Professor Prof

crofethr:

denali-winter:

BAM.

I have never hit reblog so fast in my LIFE.

hobgoblinhero:

hanari-502:

wastelandbanditorion:

This guy’s vines give me life

Thomas Sanders is a gift to this world

I have a theory on Thomas Sanders that he can control minds and rather than using this gift for evil, he uses it to make funny vines. Like, a classroom full of kids? mind control. The teacher of the class? mind control. Cop pulls him over? you better believe that dude is gonna sing Don’t Stop Believing with him, mind control. 

elis-magic-catnado:

jpnvines:

僕の”フリーカラー”ペン。My “Free Color” pen. #ginzablow 〜 銀三郎

My “Free Color” pen. My “Free Color” pen. #ginzablow 〜 銀三郎

YO WHAT THE FUCK

Following a new blog like “I should reblog some of their better posts all in a row so that they know I’m a blogger of discerning tastes”

dogfluid:

karenhurley:

This campaign is great, really makes you look closer instead of just and quick stereotypical glance 

GSR Entrance Hall System

Advertising Agency: SPR Agency, Novo Hamburgo, Brazil Via

Woah

kizatchi:

thanks cnn

kizatchi:

thanks cnn

gallifreyburning:

When someone reblogs an ancient post from your blog, one that wasn’t even tagged  

image

feminist-space:

mpreg-tony:

urulokid:

millika:

Who’s Alex?
Billboard demonstrating gender stereotypes as most people automatically assume that Alex is the boy.

Actually, I’ve studied design and advertising, and I can tell you that the reason people would look at this and immediately assume Alex is the boy is because, quite simply, the boy is the focal point of the ad.
English-speaking readers’ line of sight goes from left to right and up to down. This ad leads the viewer from the words MEET ALEX etc straight to the boy and then over and down to the girl. I didn’t even notice there was a set of parenthesis with words in them in the ad until I looked the fourth time. 
This is a fallacious confirmation bias, as anyone looking at it will assume Alex is the focal point (i.e. The Boy) and then if they’re perceptive they’ll notice the words at the bottom. Aha! Those damn gender stereotypes gotcha again! Except no, because the ad literally forces you to read it as “Alex is the boy” by the visual language and lines of sight.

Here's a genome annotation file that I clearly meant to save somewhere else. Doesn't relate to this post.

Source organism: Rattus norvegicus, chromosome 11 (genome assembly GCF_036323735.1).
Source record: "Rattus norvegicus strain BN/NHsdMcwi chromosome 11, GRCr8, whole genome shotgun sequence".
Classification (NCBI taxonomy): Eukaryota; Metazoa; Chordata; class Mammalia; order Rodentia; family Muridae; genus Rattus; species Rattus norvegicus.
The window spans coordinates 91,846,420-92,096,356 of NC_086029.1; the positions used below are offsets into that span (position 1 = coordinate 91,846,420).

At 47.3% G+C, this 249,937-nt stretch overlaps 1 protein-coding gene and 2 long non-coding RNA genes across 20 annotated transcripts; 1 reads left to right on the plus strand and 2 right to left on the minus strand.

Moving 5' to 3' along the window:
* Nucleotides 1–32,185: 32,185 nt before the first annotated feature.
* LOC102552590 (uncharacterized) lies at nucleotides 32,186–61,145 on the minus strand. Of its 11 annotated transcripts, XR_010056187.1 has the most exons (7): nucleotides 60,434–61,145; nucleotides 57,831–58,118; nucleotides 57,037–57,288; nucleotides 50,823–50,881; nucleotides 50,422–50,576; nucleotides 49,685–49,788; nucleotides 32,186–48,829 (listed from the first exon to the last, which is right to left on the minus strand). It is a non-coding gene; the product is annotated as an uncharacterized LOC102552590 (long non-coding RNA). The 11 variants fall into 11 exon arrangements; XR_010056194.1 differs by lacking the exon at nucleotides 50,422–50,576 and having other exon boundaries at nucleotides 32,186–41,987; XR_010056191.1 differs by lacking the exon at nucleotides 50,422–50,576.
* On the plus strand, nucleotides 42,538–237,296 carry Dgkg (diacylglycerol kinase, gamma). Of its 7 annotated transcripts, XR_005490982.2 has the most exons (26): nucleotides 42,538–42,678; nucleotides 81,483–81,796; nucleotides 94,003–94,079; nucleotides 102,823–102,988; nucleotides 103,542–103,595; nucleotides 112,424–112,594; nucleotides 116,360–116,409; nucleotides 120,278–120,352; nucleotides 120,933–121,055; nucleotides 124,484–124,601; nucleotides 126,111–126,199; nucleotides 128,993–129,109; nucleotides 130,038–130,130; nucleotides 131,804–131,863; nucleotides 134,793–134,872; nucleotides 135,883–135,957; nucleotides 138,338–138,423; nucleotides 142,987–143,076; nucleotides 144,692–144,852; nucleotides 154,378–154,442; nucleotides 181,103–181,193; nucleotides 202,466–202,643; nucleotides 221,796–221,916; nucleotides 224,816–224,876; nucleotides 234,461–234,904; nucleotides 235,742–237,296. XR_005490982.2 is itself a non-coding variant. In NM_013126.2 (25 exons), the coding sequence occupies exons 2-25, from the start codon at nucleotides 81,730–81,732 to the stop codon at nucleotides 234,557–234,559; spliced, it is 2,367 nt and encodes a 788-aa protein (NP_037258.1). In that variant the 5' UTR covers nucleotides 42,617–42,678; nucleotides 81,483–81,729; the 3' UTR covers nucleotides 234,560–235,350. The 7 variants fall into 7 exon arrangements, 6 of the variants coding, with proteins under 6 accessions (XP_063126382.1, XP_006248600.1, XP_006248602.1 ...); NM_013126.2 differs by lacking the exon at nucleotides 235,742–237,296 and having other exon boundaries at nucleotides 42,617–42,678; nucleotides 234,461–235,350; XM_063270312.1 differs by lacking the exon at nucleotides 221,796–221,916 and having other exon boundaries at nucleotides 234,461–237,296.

A better ad would have been structured from top to bottom instead of left to right, and wouldn’t have pushed the girl, the real subject of the ad (who, by the way, has been VISUALLY PUSHED OUT OF HER RIGHTFUL SPACE ON THE AD BY HER BROTHER) off to the corner as far away from her identifiers as possible. 
Here, I’ll make you a better ad.

Bam. Shitty stock photo but you get the point. If anyone sees this and assumes Alex is the boy, they don’t have the the ad layout to use as an excuse for their internalized gender shittery. Likewise, the ad isn’t actively trying to make you read it a certain way and THEN making you feel guilty for interpreting it the way they designed it to be. 

Thank got someone pointed this out… I didn’t have the energy to do it. 

Agreed with urulokid. And I certainly like urulokid’s version of the ad.

feminist-space:

mpreg-tony:

urulokid:

millika:

Who’s Alex?

Billboard demonstrating gender stereotypes as most people automatically assume that Alex is the boy.

Actually, I’ve studied design and advertising, and I can tell you that the reason people would look at this and immediately assume Alex is the boy is because, quite simply, the boy is the focal point of the ad.

English-speaking readers’ line of sight goes from left to right and up to down. This ad leads the viewer from the words MEET ALEX etc straight to the boy and then over and down to the girl. I didn’t even notice there was a set of parenthesis with words in them in the ad until I looked the fourth time. 

This is a fallacious confirmation bias, as anyone looking at it will assume Alex is the focal point (i.e. The Boy) and then if they’re perceptive they’ll notice the words at the bottom. Aha! Those damn gender stereotypes gotcha again! Except no, because the ad literally forces you to read it as “Alex is the boy” by the visual language and lines of sight. 

A better ad would have been structured from top to bottom instead of left to right, and wouldn’t have pushed the girl, the real subject of the ad (who, by the way, has been VISUALLY PUSHED OUT OF HER RIGHTFUL SPACE ON THE AD BY HER BROTHER) off to the corner as far away from her identifiers as possible. 

Here, I’ll make you a better ad.

image

Bam. Shitty stock photo but you get the point. If anyone sees this and assumes Alex is the boy, they don’t have the the ad layout to use as an excuse for their internalized gender shittery. Likewise, the ad isn’t actively trying to make you read it a certain way and THEN making you feel guilty for interpreting it the way they designed it to be. 

Thank got someone pointed this out… I didn’t have the energy to do it. 

Agreed with urulokid. And I certainly like urulokid’s version of the ad.

iraffiruse:

Frozach Submitted